What I Read In February

February was a great month reading-wise. Most of the novels I finished were fantastic.

 

Beartown by Fredrik Backman

For the PopSugar Reading Challenge Category: A book about or involving a sport. I was planning to skip this one because I read the author’s first two novels and wasn’t crazy about them. Then one of my book clubs chose it, so I figured I’d give it a try. I was drawn in immediately and loved this in ways that didn’t even come close to his other books. I appreciate that it’s a more straightforward story yet still contains a heavy intensity that sets Backman’s books apart from other fiction. I loved all the characters and how the story unfolded in a natural believable way. The narrative shifts into high gear at the halfway point, and I liked that. Overall this is a fantastic book and a unique reading experience, I highly recommend it.

 

The Storied Life of A.J. Fikry by Gabrielle Zevin

For the PopSugar category: A book that involves a bookstore or library. I’ve written about this one a couple other times this month. Historically I haven’t enjoyed novels about bookstores in general. This one was highly recommended by a bookish friend and fits a category for the PopSugar challenge. At first seemed to have the same cheesy elements I disliked about other similar novels, then it quickly set itself apart. I loved how all the characters lives became intertwined on the island, and around the bookstore. It’s a sweet story yet not unrealistically so. Zevin perfectly captures what it’s like to live a life built around a love of reading and sharing that with others. I appreciate the message of how much power there can be I the shared love of books.

 

The Successful Author Mindset by Joanna Penn

This is one of the most useful books for writers I’ve encountered so far. It’s not a how-to guide for those who want to write. Directed at those of us who are already deeply enmeshed in our writer’s journey, this addresses the common roadblocks and negative mindsets that are a natural part of the creative process. The most important takeaway I received is the reminder I am not alone in my struggles. There are a ton of helpful tidbits and inspiring quotes, as well as a great bibliography that will be super useful. I know this book will stain my desk shelf and I’ll reference it often. I highly recommend this for any writer seeking publication in any format.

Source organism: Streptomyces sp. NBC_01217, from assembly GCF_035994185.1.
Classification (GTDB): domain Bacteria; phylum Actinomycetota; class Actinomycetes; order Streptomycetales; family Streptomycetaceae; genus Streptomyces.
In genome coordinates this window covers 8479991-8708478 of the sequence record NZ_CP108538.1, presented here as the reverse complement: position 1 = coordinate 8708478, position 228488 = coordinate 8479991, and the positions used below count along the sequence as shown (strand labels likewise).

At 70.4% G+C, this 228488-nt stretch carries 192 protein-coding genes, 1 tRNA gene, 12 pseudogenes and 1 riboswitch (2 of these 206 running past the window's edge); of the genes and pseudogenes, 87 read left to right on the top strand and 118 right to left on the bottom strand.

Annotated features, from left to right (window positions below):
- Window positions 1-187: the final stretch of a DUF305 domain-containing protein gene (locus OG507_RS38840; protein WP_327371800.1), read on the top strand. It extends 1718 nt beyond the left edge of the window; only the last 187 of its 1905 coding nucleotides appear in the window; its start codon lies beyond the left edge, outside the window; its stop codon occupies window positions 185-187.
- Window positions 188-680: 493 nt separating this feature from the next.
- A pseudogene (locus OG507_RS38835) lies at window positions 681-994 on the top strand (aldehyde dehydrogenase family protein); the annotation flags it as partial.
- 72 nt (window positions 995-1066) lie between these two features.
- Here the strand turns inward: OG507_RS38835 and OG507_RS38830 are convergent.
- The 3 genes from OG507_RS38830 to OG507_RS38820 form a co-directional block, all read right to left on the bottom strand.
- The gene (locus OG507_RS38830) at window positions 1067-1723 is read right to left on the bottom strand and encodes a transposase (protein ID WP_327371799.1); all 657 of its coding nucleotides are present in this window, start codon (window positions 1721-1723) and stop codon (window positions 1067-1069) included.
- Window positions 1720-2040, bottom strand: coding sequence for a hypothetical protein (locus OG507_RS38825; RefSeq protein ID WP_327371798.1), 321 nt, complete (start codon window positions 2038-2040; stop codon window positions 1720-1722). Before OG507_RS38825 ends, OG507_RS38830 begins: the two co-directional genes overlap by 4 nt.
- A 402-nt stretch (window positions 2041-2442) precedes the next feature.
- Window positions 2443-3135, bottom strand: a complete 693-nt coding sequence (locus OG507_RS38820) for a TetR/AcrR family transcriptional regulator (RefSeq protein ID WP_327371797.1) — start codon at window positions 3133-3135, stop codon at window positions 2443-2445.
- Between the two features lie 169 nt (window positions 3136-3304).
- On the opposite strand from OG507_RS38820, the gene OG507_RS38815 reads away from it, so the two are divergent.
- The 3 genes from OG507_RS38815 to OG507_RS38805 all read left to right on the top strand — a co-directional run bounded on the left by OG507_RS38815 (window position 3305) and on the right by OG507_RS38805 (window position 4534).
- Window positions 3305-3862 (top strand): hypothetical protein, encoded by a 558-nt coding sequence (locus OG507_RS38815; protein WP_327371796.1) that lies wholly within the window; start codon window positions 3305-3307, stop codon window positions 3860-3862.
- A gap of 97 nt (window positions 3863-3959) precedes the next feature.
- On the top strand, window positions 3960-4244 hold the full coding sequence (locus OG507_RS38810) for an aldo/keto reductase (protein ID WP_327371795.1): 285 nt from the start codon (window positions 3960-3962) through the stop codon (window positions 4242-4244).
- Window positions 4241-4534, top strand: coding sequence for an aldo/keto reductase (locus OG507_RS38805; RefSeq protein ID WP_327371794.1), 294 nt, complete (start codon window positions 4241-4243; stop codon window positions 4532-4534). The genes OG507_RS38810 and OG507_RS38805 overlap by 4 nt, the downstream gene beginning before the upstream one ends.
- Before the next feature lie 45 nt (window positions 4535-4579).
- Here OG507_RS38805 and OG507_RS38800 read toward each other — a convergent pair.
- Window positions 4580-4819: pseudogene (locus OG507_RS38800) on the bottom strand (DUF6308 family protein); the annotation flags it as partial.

In Cold Blood by Truman Capote

For the ReadHarder Challenge category: A book of true crime. This was my second attempt at this book. The first time I quit near the beginning at the first murder scene descriptions. This time I made it all the way through but it was tough. The beginning and end are super compelling, and the middle is a lot of dry details. I understand why it was all included, and it makes for a very complete account of the crime and the lives of those involved. After I finished the book, I can’t necessarily say I’m glad I finished. I have a little closure in knowing how things ended, but I generally feel despair about the situation, which I suppose was the point of the book.

 

Little Fires Everywhere by Celeste Ng

For the While I Was Reading Challenge Category: A book written by an author from the state where you grew up: I was skeptical about all the buzz this book has received. While I liked Ng’s debut novel, I wasn’t as dazzled by it as the majority of readers seem to be. I’m glad I took a chance on this one because it is absolutely everything I love in a novel. The writing is literary and beautifully descriptive. The characters are interesting, and I especially LOVE how Ng weaves all their lives together seamlessly. There’s a little bit of mystery and suspense, although not in the traditional sense. The novel explores how one can keep her past a mystery and the ethics of keeping secrets from those you love. The theme of motherhood and mother-child relationships (specifically mother-daughter ones) is solid throughout, and explores the questions which arise in those relationships as children grow and make choices a parent disagrees with. The story is wonderfully compelling and unputdownable. I flew through the book is only a few sittings and was grumpy when I had to stop reading to leave the house! Toward the end, I got nervous that a “twist” of some sort was coming that would change how I felt about the novel, thankfully that never happened!